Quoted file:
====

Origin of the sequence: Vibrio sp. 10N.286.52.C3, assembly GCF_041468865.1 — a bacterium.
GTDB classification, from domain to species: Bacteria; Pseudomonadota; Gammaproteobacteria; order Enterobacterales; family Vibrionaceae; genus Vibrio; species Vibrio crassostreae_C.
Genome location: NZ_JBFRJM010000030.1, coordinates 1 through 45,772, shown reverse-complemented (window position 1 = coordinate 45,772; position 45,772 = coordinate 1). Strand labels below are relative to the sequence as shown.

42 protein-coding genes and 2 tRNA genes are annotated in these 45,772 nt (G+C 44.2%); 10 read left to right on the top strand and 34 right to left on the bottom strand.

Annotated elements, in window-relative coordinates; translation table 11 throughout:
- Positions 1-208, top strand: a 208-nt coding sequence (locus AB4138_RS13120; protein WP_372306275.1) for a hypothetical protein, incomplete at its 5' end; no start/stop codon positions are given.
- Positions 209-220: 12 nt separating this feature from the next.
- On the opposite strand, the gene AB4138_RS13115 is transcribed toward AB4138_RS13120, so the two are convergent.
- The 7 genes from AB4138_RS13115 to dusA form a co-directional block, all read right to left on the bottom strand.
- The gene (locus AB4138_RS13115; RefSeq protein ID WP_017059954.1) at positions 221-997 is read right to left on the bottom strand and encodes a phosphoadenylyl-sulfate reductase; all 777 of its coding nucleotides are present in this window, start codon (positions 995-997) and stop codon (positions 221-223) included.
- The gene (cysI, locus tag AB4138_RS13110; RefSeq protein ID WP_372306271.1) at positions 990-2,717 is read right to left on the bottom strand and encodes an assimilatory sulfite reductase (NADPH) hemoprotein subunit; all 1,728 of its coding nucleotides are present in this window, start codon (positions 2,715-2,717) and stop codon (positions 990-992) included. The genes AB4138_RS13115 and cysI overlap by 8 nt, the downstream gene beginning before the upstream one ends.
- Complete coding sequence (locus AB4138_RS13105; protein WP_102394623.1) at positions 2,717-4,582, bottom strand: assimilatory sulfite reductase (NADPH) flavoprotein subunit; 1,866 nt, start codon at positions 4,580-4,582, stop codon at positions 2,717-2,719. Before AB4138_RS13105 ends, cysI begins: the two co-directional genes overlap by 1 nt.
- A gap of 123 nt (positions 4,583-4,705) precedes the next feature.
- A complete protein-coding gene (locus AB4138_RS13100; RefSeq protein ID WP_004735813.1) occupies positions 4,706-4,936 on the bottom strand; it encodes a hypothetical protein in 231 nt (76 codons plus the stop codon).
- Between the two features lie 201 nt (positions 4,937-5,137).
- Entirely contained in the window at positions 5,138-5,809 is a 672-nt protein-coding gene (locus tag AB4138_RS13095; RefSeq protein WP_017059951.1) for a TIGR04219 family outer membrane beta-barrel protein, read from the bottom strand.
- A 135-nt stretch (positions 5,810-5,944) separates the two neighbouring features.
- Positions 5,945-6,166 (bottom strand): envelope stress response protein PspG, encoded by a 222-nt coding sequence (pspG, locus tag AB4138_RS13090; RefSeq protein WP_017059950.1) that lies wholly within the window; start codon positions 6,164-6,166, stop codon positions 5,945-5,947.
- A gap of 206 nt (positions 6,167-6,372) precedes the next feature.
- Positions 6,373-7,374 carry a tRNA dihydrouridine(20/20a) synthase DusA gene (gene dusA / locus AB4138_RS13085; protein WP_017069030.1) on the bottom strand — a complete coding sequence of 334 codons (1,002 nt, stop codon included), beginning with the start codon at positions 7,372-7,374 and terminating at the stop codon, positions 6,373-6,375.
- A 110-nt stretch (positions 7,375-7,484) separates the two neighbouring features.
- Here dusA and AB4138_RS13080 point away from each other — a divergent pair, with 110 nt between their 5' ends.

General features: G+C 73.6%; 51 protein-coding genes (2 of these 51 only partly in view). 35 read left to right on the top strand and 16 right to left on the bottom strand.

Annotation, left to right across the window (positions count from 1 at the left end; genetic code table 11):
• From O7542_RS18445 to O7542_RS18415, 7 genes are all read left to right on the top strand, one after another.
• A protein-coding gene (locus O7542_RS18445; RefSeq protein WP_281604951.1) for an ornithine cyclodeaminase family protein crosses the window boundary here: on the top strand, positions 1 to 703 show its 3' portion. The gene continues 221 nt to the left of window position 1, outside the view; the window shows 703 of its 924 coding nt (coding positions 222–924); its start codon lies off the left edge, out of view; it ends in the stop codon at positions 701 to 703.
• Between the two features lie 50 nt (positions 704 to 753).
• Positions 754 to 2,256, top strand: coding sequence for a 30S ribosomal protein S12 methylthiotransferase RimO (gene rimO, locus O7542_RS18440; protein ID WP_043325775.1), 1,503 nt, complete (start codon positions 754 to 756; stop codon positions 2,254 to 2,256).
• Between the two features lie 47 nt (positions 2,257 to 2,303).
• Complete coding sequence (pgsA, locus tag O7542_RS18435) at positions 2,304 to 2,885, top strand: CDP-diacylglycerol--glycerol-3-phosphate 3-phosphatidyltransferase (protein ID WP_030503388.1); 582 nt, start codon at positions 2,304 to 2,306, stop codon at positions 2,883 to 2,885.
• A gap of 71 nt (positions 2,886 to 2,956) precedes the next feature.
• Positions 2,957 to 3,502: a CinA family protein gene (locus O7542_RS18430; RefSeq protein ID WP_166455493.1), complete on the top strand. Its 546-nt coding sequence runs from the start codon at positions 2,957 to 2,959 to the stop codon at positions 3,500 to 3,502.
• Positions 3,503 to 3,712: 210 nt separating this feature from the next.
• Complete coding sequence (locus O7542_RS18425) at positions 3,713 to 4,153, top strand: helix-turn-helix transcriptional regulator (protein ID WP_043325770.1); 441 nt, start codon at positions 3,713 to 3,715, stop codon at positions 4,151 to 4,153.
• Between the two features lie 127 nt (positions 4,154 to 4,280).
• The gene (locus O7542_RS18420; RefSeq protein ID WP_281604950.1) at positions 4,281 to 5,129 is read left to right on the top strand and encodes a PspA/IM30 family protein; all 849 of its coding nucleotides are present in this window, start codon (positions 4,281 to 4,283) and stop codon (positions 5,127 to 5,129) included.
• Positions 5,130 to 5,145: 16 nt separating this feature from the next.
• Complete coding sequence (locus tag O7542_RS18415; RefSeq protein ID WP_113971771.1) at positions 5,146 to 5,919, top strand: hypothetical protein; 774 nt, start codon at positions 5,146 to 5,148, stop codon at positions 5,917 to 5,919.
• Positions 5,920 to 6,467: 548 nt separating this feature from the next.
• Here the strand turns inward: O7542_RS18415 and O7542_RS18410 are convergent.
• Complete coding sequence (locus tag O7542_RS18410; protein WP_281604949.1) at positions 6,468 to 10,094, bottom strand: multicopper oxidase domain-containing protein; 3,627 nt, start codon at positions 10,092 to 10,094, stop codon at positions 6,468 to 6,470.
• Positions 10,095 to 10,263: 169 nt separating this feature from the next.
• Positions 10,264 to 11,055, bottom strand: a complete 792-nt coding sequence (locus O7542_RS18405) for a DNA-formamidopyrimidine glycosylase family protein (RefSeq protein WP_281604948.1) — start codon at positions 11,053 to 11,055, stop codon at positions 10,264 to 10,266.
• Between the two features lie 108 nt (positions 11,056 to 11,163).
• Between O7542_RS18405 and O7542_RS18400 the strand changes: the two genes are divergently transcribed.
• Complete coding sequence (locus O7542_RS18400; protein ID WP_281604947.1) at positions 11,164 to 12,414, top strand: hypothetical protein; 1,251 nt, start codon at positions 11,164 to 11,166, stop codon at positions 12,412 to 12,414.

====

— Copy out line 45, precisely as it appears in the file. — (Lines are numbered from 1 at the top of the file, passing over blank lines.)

• Between O7542_RS18405 and O7542_RS18400 the strand changes: the two genes are divergently transcribed.